Biden, Maduro shake hands, exchange words at Brazil meet

Venezuelan President Nicolas Maduro speaks during a press conference at Miraflores presidential palace in Caracas on December 30, 2014 (AFP Photo/Juan Barreto)
  • Oops!
    Something went wrong.
    Please try again later.
  • Oops!
    Something went wrong.
    Please try again later.
  • Oops!
    Something went wrong.
    Please try again later.
  • Oops!
    Something went wrong.
    Please try again later.
In this article:
  • Oops!
    Something went wrong.
    Please try again later.
  • Oops!
    Something went wrong.
    Please try again later.
  • Oops!
    Something went wrong.
    Please try again later.
  • Oops!
    Something went wrong.
    Please try again later.

Brasília (AFP) - Venezuelan President Nicolas Maduro called for "respectful relations" when he shook hands with US Vice President Joe Biden on the sidelines of Brazilian President Dilma Rousseff's swearing in, he said Friday.

The encounter marked the first top-level meeting between the countries since US President Barack Obama signed a law allowing sanctions against Venezuelan officials suspected of violating the rights of protesters who held anti-government demonstrations last year.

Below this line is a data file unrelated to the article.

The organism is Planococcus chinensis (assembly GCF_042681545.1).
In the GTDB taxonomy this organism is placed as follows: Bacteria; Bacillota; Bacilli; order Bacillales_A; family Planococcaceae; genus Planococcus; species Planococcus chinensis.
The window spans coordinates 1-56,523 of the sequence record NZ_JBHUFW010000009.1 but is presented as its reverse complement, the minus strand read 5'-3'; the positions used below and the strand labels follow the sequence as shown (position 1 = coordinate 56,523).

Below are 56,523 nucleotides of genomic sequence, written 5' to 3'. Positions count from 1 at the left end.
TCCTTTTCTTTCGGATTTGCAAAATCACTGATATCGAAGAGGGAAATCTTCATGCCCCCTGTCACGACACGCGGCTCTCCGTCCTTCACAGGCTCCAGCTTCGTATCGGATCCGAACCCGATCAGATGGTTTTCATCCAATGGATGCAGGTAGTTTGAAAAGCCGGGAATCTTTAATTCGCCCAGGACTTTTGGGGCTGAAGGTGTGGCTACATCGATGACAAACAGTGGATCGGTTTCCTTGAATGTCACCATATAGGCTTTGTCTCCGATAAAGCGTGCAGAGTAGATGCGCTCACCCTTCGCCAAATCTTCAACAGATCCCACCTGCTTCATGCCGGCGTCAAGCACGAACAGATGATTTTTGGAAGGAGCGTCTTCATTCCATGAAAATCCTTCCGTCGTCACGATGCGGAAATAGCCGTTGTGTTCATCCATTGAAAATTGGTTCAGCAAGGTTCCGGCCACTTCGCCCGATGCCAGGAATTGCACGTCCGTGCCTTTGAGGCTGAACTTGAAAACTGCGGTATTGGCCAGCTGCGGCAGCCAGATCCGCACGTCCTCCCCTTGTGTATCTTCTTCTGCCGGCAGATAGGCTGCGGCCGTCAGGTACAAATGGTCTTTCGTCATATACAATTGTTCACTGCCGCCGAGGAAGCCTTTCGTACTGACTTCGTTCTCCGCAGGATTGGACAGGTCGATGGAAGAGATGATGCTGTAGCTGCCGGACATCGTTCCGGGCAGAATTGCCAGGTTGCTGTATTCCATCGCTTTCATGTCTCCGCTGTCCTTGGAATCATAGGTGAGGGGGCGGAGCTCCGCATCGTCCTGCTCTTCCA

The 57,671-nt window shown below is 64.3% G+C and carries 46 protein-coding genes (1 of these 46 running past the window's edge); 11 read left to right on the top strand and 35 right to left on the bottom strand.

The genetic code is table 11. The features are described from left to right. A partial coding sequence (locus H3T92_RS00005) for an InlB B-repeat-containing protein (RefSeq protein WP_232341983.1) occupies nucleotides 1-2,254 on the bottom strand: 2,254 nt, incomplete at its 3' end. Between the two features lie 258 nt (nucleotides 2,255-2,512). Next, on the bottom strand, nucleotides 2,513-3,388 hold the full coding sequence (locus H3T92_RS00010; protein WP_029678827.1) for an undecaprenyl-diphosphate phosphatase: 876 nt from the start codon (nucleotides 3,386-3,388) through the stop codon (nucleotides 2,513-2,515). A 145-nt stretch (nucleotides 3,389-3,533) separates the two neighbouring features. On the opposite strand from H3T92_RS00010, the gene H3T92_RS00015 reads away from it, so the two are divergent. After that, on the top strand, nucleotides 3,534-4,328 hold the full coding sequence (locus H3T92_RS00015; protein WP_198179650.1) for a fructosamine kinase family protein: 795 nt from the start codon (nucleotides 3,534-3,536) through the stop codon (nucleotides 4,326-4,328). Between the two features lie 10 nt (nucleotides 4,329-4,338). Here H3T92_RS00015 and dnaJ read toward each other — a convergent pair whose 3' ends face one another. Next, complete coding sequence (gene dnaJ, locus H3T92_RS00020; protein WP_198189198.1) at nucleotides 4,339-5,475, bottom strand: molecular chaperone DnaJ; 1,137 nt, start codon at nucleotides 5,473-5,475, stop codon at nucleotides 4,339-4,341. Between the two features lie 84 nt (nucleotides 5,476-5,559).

"What do we ask of the United States? I told Vice President Biden -- and have said it 1,000 times in public and in private -- we want respectful relations, nothing more," Maduro told journalists Friday after a meeting with Rousseff.

Biden, however, reportedly praised the South American leader's hair in the brief but good-natured Thursday exchange.

Grinning he told Maduro: "If I had your hair, I'd be president of the United States," Brazilian financial daily Valor reported, adding Maduro guffawed at the quip.

The sanctions, signed by Obama in mid-December would freeze assets and deny visas to Venezuelan authorities responsible for violence and political detentions triggered by the protests.

Maduro slammed the US move as "a false step," insisting his government was "appreciated and backed by the whole continent, the whole of Latin America, the Caribbean, South America."

Relations between Washington and Caracas have been tense since Maduro's late leftist predecessor Hugo Chavez came to power in 1999, and the countries have not had ambassador-level links since 2010.

Meanwhile analysts see Havana's surprise move to restore diplomatic relations with Washington after half a century of hostility as leaving Caracas, Havana's close ally, further isolated in the region.

Biden was in Brazil representing the US administration as Washington strives to better relations with Brasilia after revelations in 2013 that the United States spied on Rousseff's communications.

Our goal is to create a safe and engaging place for users to connect over interests and passions. In order to improve our community experience, we are temporarily suspending article commenting